The single most important mathematical tool in computational science is the Taylor series. It is used to derive new methods and also for the analysis of the accuracy of approximations. We will use the series many times in this text. Right here, we just introduce it and present a few applications.
Suppose you know the value of a function f at some point x0, and you are interested in the value of f close to x. More precisely, suppose we know f (x0) and we want an approximation of f (x0 + h) where h is a small number. If the function is smooth and h is really small, our first approximation reads f(xo + h) » f(xo). (A.13)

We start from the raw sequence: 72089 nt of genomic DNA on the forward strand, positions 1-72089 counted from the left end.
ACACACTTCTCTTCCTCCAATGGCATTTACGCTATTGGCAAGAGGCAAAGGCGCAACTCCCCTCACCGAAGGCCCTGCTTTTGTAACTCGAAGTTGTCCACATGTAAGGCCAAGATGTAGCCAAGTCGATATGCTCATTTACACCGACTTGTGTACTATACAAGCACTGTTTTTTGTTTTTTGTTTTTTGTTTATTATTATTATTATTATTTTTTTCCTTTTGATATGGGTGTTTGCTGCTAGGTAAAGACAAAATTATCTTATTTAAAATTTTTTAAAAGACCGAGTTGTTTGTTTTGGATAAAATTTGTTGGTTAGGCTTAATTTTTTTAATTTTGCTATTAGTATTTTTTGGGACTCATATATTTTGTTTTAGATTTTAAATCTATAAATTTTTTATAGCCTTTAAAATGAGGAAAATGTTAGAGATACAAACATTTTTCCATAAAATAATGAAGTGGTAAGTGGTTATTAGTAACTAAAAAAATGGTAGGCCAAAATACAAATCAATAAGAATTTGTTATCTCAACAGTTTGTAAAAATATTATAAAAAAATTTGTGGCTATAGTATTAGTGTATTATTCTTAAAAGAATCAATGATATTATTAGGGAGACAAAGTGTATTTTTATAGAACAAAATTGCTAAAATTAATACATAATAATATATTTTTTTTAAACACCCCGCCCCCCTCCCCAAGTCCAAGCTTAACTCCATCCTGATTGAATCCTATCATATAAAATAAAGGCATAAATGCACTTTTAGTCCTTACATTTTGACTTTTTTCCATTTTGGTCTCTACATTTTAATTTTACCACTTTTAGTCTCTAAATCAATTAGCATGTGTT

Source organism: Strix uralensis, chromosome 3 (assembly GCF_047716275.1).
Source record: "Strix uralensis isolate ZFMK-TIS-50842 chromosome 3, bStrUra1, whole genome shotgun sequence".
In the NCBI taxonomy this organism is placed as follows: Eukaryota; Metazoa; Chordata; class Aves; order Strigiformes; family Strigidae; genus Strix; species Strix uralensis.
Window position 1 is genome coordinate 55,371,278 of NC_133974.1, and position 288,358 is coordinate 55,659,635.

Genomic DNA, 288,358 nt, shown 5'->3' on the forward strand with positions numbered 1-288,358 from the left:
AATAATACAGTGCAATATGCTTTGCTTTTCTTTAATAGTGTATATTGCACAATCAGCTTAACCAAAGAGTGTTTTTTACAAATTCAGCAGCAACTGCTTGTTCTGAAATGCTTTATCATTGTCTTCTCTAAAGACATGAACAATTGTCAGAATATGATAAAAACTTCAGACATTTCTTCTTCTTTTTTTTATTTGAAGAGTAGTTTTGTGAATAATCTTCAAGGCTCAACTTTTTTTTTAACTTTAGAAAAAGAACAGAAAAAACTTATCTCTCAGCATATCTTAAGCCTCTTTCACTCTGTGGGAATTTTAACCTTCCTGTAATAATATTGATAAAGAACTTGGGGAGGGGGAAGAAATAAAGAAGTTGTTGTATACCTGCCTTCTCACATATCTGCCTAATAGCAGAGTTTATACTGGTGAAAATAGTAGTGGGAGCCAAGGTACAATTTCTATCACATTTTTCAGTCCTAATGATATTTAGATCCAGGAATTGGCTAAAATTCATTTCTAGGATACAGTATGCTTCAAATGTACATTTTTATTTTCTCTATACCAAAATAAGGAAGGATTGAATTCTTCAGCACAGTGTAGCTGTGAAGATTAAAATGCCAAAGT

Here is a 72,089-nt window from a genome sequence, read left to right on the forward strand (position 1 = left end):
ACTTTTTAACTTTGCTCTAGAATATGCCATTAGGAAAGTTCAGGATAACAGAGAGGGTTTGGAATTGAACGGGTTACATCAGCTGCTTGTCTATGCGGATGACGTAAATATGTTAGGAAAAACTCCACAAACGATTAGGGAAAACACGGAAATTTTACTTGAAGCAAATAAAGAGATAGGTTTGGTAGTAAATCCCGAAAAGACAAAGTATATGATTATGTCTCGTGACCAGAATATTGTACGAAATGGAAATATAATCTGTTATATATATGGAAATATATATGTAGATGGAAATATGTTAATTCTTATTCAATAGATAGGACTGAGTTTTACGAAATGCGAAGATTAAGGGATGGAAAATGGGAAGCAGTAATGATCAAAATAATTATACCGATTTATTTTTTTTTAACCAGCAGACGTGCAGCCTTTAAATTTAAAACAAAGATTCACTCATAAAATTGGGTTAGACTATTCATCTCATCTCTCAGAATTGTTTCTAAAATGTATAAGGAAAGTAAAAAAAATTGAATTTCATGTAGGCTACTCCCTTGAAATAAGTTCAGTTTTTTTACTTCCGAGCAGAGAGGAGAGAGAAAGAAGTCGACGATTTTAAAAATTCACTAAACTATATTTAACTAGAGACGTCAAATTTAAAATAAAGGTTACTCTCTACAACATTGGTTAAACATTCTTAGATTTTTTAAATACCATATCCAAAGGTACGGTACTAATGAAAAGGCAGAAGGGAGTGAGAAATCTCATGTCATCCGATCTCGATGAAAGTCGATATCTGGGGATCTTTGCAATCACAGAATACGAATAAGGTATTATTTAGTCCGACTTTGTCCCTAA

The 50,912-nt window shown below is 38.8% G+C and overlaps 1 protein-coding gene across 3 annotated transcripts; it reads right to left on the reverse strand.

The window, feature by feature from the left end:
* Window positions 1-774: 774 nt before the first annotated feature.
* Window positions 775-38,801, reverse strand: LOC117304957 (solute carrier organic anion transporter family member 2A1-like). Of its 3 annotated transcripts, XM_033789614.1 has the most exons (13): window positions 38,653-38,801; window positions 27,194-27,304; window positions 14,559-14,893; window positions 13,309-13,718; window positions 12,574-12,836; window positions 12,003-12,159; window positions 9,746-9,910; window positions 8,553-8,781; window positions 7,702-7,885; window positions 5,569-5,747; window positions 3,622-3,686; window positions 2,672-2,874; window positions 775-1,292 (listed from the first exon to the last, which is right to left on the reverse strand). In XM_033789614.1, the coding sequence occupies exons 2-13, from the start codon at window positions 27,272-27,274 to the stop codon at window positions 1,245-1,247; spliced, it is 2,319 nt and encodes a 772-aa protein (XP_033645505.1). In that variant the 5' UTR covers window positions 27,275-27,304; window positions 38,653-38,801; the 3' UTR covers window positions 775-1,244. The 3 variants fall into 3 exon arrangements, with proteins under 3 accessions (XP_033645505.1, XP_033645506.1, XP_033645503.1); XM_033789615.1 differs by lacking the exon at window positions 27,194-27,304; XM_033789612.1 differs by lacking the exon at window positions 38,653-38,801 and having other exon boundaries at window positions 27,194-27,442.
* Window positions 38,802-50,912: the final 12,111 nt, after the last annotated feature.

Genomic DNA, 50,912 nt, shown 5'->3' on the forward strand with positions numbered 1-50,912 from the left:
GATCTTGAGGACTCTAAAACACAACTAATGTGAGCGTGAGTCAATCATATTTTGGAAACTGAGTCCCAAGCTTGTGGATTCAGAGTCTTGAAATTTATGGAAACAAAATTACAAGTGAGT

That approximation is, of course, not very accurate. In order to derive a more accurate approximation, we have to know more about f at x0. Suppose that we know the value of f (x0) and f'(x0), then we can find a better approximation of f (x0 + h) by recalling that
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